Might be kind of nice if Mr. Sinofsky would actually say something about this.

     

    -Noel

    We do get an extremely little amount of information from MS about Windows 8, that's for sure - and because of that we have to rely entirely on the pre-release for our opinions. But we can't be sure what MS has up their sleeve.

    Also, your opinion on Metro-style apps is a bit flawed. I doubt that Microsoft is trying to say that to use Metro for your apps you need to be ridiculously simple and you can't have a powerful, muti-faceted UI. Think about this: what do you think Microsoft is spending the most time on? Pre-release apps that will likely never see release, or the actual OS? I'm hoping for the latter. These apps aren't shown to display how you can work on your device; they are there to display the potential, power, and beauty of the operating system. Developers are to fill in the gaps.

    You could never use an application like Photoshop with a UI similar to the other Metro-style apps presented in Windows 8. It just wouldn't be feasible. But the apps don't have to be similar to the ones included in this Developer Preview

     

    However, the current idea of Metro presented here does certainly give a bad impression. It doesn't seem like a powerful UI at all for people who have actually used a conventional desktop UI. There are a lot of issues that everyone here has mentioned.

    1. Lack of a proper multi-tasking UI. The Snap-to-fit feature doesn't work properly at all - I haven't used it once as it doesn't provide me with a reasonable amount of information (and you cannot share properly between the desktop and Metro). It's just broken and the single-window experience isn't that great for workflow.

    I don't want to have to constantly switch between the Desktop and it's multitasking interface and Metro and it's multitasking interface just to get something done! It isn't easy to do so, either, as the Desktop is just another app in Metro. This is fine, but it needs a special place, definitely. Metro isn't flexible enough to warrant anybody using it entirely over the Desktop. It just doesn't work. 

    The multitasking UI needs to be unified across both interfaces for them to mesh properly. A hide-able taskbar across all of Metro and the Desktop could do the trick (in the new UI style, of course. I like it).

    2. No Start button with sub-folders, etc. Of course, the UI could definitely be simplified and enhanced here - what about a live-tile based start menu? That would be flexible, powerful, and still useful all at the same time.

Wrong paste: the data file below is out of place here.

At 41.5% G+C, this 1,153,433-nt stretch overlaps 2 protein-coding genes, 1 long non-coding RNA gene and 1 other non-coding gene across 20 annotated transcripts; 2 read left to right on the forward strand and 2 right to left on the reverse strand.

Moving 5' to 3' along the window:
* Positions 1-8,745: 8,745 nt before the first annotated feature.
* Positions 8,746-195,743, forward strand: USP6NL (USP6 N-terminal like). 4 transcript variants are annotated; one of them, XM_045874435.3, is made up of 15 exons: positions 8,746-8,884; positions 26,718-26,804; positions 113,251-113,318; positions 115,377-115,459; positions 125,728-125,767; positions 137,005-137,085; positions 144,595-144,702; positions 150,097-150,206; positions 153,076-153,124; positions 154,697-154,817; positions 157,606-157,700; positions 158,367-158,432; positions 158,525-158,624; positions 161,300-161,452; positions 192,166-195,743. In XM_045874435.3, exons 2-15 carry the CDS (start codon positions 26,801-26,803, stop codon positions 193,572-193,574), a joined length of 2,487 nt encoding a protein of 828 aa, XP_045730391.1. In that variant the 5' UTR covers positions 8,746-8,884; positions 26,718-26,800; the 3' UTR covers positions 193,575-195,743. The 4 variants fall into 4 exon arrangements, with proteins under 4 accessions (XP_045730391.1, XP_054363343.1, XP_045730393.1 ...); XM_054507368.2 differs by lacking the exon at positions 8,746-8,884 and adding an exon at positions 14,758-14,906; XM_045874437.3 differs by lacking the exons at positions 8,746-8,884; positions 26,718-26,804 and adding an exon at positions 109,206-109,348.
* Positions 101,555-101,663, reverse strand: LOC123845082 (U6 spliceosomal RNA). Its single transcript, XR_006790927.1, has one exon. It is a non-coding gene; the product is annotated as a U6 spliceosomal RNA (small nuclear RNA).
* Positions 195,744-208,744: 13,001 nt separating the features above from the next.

3. I CAN'T SHUT OFF MY COMPUTER symptoms across the userbase. It is really sad when you have to look up simply how to shut down your PC (although I myself didn't, I may have come across it somewhere here). This needs to be made way, way more apparent.

    4. This is a really major one:

    There's no way to quit an application!

    This has been mentioned time and time again by many people here (including yourself, Noel), so I won't go into details. At the very least, provide with some way to close an app from the multi-tasking UI while keeping is suspended. I'd also like an easy way to completely close apps, but for the average user that wants speed switching between apps over additional processing power it could get unnecessarily complicated.

    Anyway, that's my 2 cents (or maybe a bit more than that, heh heh).



    • Edited by Walkop Tuesday, September 20, 2011 1:08 AM
    Tuesday, September 20, 2011 1:04 AM
  • Here is a concept of desktop start menu I made:

    http://i198.photobucket.com/albums/aa46/pra_viilon/start-menu-concept.png

    hope you like it.

    That looks strangely familiar. Throughout this year I've seen various posts around with screenshots of earlier leaked builds, and I'm wondering if I saw something similar to it there. I'm not going to remember now in any case, but maybe someone else will. Is it possible that MS previously had a hybrid design there?

    I know MS is very, very stubborn about what it will change at this "late" (a year out) stage, but there were some hard-fought victories in W7, so I expect a working Start menu option in Desktop will come for W8. And if it doesn't, you absolutely know that someone else will provide one (maybe even MS via a Reg hack that doesn't cripple other aspects of the OS).

    Without Start, I feel hamstrung in Desktop.

    Tuesday, September 20, 2011 4:48 AM
  • Well everything will change
    Saturday, November 19, 2011 4:15 AM